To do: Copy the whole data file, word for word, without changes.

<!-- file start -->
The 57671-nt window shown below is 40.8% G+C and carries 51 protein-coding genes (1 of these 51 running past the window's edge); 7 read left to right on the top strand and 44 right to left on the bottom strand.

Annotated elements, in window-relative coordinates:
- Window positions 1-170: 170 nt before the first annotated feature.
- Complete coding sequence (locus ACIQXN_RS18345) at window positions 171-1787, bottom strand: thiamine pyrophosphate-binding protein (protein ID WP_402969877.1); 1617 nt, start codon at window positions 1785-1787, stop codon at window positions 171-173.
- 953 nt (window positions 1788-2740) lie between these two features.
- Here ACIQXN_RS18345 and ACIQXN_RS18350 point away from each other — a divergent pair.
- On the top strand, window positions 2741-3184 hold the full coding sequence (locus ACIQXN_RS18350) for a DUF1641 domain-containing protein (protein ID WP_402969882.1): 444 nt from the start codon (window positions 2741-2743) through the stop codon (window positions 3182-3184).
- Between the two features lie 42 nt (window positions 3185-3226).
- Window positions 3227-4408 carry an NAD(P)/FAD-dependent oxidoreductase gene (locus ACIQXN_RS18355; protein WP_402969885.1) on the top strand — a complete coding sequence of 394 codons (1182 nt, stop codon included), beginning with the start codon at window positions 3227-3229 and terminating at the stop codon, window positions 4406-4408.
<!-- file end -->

The 57671-nt window shown below is 40.8% G+C and carries 51 protein-coding genes (1 of these 51 running past the window's edge); 7 read left to right on the top strand and 44 right to left on the bottom strand.

Annotated elements, in window-relative coordinates:
- Window positions 1-170: 170 nt before the first annotated feature.
- Complete coding sequence (locus ACIQXN_RS18345) at window positions 171-1787, bottom strand: thiamine pyrophosphate-binding protein (protein ID WP_402969877.1); 1617 nt, start codon at window positions 1785-1787, stop codon at window positions 171-173.
- 953 nt (window positions 1788-2740) lie between these two features.
- Here ACIQXN_RS18345 and ACIQXN_RS18350 point away from each other — a divergent pair.
- On the top strand, window positions 2741-3184 hold the full coding sequence (locus ACIQXN_RS18350) for a DUF1641 domain-containing protein (protein ID WP_402969882.1): 444 nt from the start codon (window positions 2741-2743) through the stop codon (window positions 3182-3184).
- Between the two features lie 42 nt (window positions 3185-3226).
- Window positions 3227-4408 carry an NAD(P)/FAD-dependent oxidoreductase gene (locus ACIQXN_RS18355; protein WP_402969885.1) on the top strand — a complete coding sequence of 394 codons (1182 nt, stop codon included), beginning with the start codon at window positions 3227-3229 and terminating at the stop codon, window positions 4406-4408.